Swinburne, Able Australia develop low-cost, 3D-printed face shields

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Swinburne University engineers worked with not-for-profit organization Able Australia to produce 3D-printed headbands that lower the risk of COVID-19 transmission among workers in the disability sector.

The headbands have fixing points to which plastic page protectors can be attached to form a simple but effective and low-cost face shield.

Able Australia’s CEO Kate MacRae, who came up with the initial headband design together with her husband Richard, says the chronic shortage of personal protective equipment through the community prompted her to push forward with the idea to develop a low-cost face shields that could be worn by disability support workers.

“When the first wave of the pandemic hit in March, personal protective equipment (PPE) was in short supply. While the health and aged care sector were given access to the government’s PPE stockpile, the disability sector was excluded. We knew we needed to come up with our own solution,” Ms MacRae says.

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“Able Australia, and other disability support providers like us support a significant number of people who fall in the ‘high-risk’ category for COVID-19. Social distancing at all times when supporting someone with a complex disability is virtually impossible. For the safety and wellbeing of our clients and staff we needed PPE and we needed it urgently.”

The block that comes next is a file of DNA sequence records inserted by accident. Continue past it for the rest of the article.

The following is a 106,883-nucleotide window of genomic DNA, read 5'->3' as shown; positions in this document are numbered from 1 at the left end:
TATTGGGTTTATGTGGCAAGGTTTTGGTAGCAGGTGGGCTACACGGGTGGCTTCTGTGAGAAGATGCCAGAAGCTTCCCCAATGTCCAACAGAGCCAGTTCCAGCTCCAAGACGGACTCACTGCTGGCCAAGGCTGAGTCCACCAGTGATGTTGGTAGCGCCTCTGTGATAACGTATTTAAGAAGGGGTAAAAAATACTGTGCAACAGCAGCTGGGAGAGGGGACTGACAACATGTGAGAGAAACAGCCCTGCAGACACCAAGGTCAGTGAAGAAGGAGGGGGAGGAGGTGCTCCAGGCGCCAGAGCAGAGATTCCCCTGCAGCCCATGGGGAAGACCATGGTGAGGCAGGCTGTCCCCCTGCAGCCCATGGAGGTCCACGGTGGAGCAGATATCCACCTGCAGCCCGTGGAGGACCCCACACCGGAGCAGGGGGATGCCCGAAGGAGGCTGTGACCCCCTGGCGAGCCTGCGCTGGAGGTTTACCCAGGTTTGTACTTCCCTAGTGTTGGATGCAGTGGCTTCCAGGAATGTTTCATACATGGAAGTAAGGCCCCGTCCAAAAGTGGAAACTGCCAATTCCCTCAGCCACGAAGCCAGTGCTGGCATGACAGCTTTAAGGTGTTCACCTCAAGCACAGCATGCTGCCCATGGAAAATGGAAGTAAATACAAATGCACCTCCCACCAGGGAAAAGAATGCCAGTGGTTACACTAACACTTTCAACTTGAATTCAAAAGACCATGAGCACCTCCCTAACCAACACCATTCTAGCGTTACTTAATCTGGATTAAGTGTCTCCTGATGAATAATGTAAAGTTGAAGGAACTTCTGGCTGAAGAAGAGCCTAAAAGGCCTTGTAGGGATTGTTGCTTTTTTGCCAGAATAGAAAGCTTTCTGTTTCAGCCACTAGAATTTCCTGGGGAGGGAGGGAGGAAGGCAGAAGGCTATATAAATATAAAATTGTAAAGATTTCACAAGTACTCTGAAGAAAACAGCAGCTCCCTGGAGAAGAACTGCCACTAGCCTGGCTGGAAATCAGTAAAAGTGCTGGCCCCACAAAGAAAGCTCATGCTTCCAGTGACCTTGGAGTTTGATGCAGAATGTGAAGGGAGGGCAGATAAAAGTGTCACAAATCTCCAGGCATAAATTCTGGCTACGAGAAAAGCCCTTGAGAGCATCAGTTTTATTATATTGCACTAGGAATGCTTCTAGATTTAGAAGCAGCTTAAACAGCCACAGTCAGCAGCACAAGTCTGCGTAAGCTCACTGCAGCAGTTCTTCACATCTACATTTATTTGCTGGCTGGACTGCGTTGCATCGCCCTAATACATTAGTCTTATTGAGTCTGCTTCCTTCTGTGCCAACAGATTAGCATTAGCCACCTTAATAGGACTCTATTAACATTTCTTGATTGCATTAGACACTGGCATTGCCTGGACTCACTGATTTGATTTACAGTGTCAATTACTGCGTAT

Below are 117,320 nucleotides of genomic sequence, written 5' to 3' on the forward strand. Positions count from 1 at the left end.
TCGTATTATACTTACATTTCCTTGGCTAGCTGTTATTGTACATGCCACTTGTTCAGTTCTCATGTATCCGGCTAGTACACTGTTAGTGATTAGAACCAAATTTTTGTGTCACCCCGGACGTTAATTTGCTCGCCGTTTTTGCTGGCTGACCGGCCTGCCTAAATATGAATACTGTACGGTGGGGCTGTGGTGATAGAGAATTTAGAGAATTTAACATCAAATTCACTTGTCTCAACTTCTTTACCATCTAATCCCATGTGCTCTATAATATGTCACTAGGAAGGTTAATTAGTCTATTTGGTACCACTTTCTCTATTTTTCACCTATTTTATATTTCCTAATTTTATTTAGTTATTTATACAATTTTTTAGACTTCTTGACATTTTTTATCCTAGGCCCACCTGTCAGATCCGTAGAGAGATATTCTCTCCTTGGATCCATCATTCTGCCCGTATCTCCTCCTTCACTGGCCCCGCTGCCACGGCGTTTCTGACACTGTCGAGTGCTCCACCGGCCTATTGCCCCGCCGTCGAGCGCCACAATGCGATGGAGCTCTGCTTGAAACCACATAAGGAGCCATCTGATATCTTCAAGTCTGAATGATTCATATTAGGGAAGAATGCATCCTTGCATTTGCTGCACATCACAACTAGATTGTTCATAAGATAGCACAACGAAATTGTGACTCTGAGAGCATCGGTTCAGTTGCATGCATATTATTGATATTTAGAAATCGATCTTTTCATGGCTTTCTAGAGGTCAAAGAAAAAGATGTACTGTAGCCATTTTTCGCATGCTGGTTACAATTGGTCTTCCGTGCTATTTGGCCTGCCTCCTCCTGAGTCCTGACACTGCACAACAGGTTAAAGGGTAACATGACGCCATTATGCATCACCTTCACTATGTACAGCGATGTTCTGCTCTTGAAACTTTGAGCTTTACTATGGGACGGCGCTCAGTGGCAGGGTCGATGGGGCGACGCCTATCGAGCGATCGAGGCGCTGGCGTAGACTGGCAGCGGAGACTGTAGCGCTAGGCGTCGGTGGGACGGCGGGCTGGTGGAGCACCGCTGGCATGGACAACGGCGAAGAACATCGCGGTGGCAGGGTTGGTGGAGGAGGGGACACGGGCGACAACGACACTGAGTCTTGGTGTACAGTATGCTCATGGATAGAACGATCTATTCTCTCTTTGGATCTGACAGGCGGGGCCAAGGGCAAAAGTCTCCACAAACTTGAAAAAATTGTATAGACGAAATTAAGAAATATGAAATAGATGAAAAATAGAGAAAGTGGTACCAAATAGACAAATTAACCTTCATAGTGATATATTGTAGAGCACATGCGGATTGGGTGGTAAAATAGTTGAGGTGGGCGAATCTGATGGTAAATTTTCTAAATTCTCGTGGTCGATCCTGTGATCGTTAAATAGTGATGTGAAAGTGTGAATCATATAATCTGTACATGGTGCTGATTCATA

Ms MacRae and her husband needed help to hone their design and produce a large number, so they contacted Dr Kwong Ming Tse, a researcher in Swinburne’s Department of Mechanical and Product Design Engineering.

Dr Tse took the lead in developing the design and worked with technical staff to complete the products.

“After two weeks of initial trials of the face shield prototype, we were able to advance the face shield design to a far more comfortable, user-friendly and safer design, with a shorter printing time,” says Dr Tse.

The new design was tried and approved by Waverley Industries, a not-for-profit organisation that provides employment for people with special needs.

The Swinburne team subsequently mass-printed 1100 of the face shields, dubbed ‘Swin Shields’, which were then delivered to Waverley Industries.

“We thank Professor Lu, Dr Tse and the team from Swinburne for their technical genius in helping us to protect those we support in a safe and affordable manner,” says Vanessa Steele, Group Finance and Corporate Services Manager at Waverley Industries.

Image credit: https://www.swinburne.edu.au/
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